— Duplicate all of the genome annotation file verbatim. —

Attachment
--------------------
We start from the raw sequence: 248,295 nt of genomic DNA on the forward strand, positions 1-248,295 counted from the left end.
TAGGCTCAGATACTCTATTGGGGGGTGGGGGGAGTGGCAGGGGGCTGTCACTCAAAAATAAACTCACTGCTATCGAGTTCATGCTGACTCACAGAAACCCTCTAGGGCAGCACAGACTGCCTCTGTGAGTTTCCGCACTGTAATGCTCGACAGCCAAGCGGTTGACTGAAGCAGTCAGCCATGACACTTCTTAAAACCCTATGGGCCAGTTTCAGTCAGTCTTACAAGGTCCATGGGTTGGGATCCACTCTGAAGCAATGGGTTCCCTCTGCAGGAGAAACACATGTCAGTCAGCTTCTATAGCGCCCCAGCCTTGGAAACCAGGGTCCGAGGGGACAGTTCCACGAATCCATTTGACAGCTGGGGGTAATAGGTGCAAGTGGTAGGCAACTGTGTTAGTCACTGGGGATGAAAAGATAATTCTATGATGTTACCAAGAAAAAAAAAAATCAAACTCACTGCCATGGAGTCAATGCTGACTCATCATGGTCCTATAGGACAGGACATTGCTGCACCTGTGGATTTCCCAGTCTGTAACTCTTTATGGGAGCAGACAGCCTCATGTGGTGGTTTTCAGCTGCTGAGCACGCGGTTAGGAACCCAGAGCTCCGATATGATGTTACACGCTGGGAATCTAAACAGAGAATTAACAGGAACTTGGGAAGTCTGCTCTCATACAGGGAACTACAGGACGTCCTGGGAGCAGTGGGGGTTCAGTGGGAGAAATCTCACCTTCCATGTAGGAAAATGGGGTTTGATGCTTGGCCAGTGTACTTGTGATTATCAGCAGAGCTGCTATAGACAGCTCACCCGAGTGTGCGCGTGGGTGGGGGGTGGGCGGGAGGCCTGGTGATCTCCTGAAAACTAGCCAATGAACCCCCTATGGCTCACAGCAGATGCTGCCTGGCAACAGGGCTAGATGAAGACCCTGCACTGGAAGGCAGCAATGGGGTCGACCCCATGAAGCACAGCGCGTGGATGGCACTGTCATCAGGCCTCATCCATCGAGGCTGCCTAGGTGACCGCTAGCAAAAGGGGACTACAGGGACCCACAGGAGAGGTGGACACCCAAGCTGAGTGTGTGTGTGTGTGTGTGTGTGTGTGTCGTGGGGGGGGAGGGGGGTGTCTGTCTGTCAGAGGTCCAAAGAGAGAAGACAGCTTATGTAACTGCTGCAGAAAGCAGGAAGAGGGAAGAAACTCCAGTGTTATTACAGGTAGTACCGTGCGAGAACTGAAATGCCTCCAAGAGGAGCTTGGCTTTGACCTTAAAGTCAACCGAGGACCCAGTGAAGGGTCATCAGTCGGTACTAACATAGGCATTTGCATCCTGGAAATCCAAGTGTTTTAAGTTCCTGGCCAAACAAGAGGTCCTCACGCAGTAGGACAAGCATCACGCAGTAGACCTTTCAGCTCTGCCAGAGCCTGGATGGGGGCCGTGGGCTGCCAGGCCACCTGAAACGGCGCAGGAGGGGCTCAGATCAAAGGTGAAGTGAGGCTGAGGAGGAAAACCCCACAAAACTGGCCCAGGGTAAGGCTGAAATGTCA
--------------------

We start from the raw sequence: 248,295 nt of genomic DNA on the forward strand, positions 1-248,295 counted from the left end.
TAGGCTCAGATACTCTATTGGGGGGTGGGGGGAGTGGCAGGGGGCTGTCACTCAAAAATAAACTCACTGCTATCGAGTTCATGCTGACTCACAGAAACCCTCTAGGGCAGCACAGACTGCCTCTGTGAGTTTCCGCACTGTAATGCTCGACAGCCAAGCGGTTGACTGAAGCAGTCAGCCATGACACTTCTTAAAACCCTATGGGCCAGTTTCAGTCAGTCTTACAAGGTCCATGGGTTGGGATCCACTCTGAAGCAATGGGTTCCCTCTGCAGGAGAAACACATGTCAGTCAGCTTCTATAGCGCCCCAGCCTTGGAAACCAGGGTCCGAGGGGACAGTTCCACGAATCCATTTGACAGCTGGGGGTAATAGGTGCAAGTGGTAGGCAACTGTGTTAGTCACTGGGGATGAAAAGATAATTCTATGATGTTACCAAGAAAAAAAAAAATCAAACTCACTGCCATGGAGTCAATGCTGACTCATCATGGTCCTATAGGACAGGACATTGCTGCACCTGTGGATTTCCCAGTCTGTAACTCTTTATGGGAGCAGACAGCCTCATGTGGTGGTTTTCAGCTGCTGAGCACGCGGTTAGGAACCCAGAGCTCCGATATGATGTTACACGCTGGGAATCTAAACAGAGAATTAACAGGAACTTGGGAAGTCTGCTCTCATACAGGGAACTACAGGACGTCCTGGGAGCAGTGGGGGTTCAGTGGGAGAAATCTCACCTTCCATGTAGGAAAATGGGGTTTGATGCTTGGCCAGTGTACTTGTGATTATCAGCAGAGCTGCTATAGACAGCTCACCCGAGTGTGCGCGTGGGTGGGGGGTGGGCGGGAGGCCTGGTGATCTCCTGAAAACTAGCCAATGAACCCCCTATGGCTCACAGCAGATGCTGCCTGGCAACAGGGCTAGATGAAGACCCTGCACTGGAAGGCAGCAATGGGGTCGACCCCATGAAGCACAGCGCGTGGATGGCACTGTCATCAGGCCTCATCCATCGAGGCTGCCTAGGTGACCGCTAGCAAAAGGGGACTACAGGGACCCACAGGAGAGGTGGACACCCAAGCTGAGTGTGTGTGTGTGTGTGTGTGTGTGTGTCGTGGGGGGGGAGGGGGGTGTCTGTCTGTCAGAGGTCCAAAGAGAGAAGACAGCTTATGTAACTGCTGCAGAAAGCAGGAAGAGGGAAGAAACTCCAGTGTTATTACAGGTAGTACCGTGCGAGAACTGAAATGCCTCCAAGAGGAGCTTGGCTTTGACCTTAAAGTCAACCGAGGACCCAGTGAAGGGTCATCAGTCGGTACTAACATAGGCATTTGCATCCTGGAAATCCAAGTGTTTTAAGTTCCTGGCCAAACAAGAGGTCCTCACGCAGTAGGACAAGCATCACGCAGTAGACCTTTCAGCTCTGCCAGAGCCTGGATGGGGGCCGTGGGCTGCCAGGCCACCTGAAACGGCGCAGGAGGGGCTCAGATCAAAGGTGAAGTGAGGCTGAGGAGGAAAACCCCACAAAACTGGCCCAGGGTAAGGCTGAAATGTCA